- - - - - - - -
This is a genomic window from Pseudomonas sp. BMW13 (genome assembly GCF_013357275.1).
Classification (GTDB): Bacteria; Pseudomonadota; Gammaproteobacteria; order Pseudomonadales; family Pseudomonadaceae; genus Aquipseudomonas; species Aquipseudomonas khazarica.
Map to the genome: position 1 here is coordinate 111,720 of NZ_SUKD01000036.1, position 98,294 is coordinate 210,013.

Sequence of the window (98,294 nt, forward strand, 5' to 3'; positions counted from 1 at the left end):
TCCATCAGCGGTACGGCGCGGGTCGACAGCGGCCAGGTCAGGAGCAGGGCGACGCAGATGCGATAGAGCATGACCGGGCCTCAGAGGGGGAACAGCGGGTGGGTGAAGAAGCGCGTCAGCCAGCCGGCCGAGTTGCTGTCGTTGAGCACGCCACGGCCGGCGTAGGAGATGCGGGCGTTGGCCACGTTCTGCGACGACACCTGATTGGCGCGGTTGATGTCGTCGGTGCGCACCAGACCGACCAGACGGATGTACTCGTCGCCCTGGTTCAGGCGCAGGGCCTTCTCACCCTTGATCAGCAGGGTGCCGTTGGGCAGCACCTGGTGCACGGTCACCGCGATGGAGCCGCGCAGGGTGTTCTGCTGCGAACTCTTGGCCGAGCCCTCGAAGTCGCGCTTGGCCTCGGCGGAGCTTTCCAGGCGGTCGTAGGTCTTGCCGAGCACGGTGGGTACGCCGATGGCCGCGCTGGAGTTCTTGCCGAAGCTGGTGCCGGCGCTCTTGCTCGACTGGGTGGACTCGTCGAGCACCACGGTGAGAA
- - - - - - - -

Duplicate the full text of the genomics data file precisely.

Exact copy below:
This is a genomic window from Pseudomonas sp. BMW13 (genome assembly GCF_013357275.1).
Classification (GTDB): Bacteria; Pseudomonadota; Gammaproteobacteria; order Pseudomonadales; family Pseudomonadaceae; genus Aquipseudomonas; species Aquipseudomonas khazarica.
Map to the genome: position 1 here is coordinate 111,720 of NZ_SUKD01000036.1, position 98,294 is coordinate 210,013.

Sequence of the window (98,294 nt, forward strand, 5' to 3'; positions counted from 1 at the left end):
TCCATCAGCGGTACGGCGCGGGTCGACAGCGGCCAGGTCAGGAGCAGGGCGACGCAGATGCGATAGAGCATGACCGGGCCTCAGAGGGGGAACAGCGGGTGGGTGAAGAAGCGCGTCAGCCAGCCGGCCGAGTTGCTGTCGTTGAGCACGCCACGGCCGGCGTAGGAGATGCGGGCGTTGGCCACGTTCTGCGACGACACCTGATTGGCGCGGTTGATGTCGTCGGTGCGCACCAGACCGACCAGACGGATGTACTCGTCGCCCTGGTTCAGGCGCAGGGCCTTCTCACCCTTGATCAGCAGGGTGCCGTTGGGCAGCACCTGGTGCACGGTCACCGCGATGGAGCCGCGCAGGGTGTTCTGCTGCGAACTCTTGGCCGAGCCCTCGAAGTCGCGCTTGGCCTCGGCGGAGCTTTCCAGGCGGTCGTAGGTCTTGCCGAGCACGGTGGGTACGCCGATGGCCGCGCTGGAGTTCTTGCCGAAGCTGGTGCCGGCGCTCTTGCTCGACTGGGTGGACTCGTCGAGCACCACGGTGAGAA